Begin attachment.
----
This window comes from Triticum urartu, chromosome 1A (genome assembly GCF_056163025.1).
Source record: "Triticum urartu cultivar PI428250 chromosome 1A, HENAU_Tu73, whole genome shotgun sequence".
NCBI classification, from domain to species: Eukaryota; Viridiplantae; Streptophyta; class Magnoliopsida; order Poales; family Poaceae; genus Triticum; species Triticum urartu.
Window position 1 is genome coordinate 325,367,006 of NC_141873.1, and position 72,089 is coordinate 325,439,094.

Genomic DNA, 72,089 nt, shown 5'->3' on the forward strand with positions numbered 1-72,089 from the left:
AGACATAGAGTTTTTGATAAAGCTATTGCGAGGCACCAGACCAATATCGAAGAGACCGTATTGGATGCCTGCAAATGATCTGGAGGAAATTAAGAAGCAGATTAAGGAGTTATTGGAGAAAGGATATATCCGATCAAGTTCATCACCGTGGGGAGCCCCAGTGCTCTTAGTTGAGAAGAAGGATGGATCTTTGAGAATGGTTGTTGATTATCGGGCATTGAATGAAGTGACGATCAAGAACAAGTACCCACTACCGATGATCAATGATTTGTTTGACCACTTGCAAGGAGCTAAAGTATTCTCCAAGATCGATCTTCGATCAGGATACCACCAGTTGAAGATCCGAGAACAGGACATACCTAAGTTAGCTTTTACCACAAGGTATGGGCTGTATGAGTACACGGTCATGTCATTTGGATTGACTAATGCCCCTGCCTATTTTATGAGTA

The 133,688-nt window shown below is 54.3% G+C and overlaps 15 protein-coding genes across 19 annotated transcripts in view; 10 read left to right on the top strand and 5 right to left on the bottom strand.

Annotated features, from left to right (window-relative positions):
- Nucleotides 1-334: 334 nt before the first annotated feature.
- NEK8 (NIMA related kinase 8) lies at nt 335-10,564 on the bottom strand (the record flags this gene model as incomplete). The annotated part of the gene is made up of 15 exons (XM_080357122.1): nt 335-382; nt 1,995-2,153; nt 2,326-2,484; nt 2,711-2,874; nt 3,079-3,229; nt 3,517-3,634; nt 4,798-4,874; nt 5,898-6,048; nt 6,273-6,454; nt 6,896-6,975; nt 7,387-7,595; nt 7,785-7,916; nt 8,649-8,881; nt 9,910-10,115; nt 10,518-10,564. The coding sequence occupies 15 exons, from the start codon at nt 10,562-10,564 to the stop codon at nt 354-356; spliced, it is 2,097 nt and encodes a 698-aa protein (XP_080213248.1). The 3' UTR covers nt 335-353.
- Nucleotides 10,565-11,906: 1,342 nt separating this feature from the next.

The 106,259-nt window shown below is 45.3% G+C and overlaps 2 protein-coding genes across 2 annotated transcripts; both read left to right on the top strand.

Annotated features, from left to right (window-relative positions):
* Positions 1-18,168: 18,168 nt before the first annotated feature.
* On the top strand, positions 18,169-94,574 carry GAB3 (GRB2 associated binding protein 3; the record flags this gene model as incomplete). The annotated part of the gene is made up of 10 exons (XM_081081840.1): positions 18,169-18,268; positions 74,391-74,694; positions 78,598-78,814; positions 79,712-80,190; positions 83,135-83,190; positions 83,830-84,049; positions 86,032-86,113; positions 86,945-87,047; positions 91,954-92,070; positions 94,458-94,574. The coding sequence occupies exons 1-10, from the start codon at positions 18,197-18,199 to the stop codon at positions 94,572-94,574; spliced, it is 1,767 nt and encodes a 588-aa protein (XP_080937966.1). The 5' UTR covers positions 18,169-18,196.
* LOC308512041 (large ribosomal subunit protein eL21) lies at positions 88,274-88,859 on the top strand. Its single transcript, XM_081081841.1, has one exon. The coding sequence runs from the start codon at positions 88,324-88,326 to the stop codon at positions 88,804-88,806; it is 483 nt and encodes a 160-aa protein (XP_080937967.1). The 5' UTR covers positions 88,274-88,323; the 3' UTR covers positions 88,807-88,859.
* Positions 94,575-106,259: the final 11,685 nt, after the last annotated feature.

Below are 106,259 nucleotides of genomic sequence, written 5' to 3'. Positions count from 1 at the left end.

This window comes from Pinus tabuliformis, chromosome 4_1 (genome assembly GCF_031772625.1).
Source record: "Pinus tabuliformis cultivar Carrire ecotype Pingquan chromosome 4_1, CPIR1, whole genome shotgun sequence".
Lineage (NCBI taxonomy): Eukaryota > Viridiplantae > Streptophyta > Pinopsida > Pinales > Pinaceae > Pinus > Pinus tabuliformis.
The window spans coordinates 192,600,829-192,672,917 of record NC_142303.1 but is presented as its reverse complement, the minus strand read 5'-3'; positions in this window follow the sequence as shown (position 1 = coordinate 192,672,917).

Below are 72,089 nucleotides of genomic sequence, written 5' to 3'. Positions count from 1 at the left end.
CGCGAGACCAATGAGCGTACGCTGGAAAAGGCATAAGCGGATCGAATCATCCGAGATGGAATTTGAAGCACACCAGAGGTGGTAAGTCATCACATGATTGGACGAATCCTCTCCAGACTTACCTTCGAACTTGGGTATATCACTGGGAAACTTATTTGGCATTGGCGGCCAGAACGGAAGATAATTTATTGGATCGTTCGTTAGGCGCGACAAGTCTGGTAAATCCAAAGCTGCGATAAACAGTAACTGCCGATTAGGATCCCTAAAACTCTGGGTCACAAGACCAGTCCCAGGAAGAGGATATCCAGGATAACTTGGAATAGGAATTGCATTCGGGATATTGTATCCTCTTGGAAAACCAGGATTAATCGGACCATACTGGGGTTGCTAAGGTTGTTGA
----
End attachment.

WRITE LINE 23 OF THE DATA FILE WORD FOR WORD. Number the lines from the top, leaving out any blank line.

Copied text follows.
Below are 72,089 nucleotides of genomic sequence, written 5' to 3'. Positions count from 1 at the left end.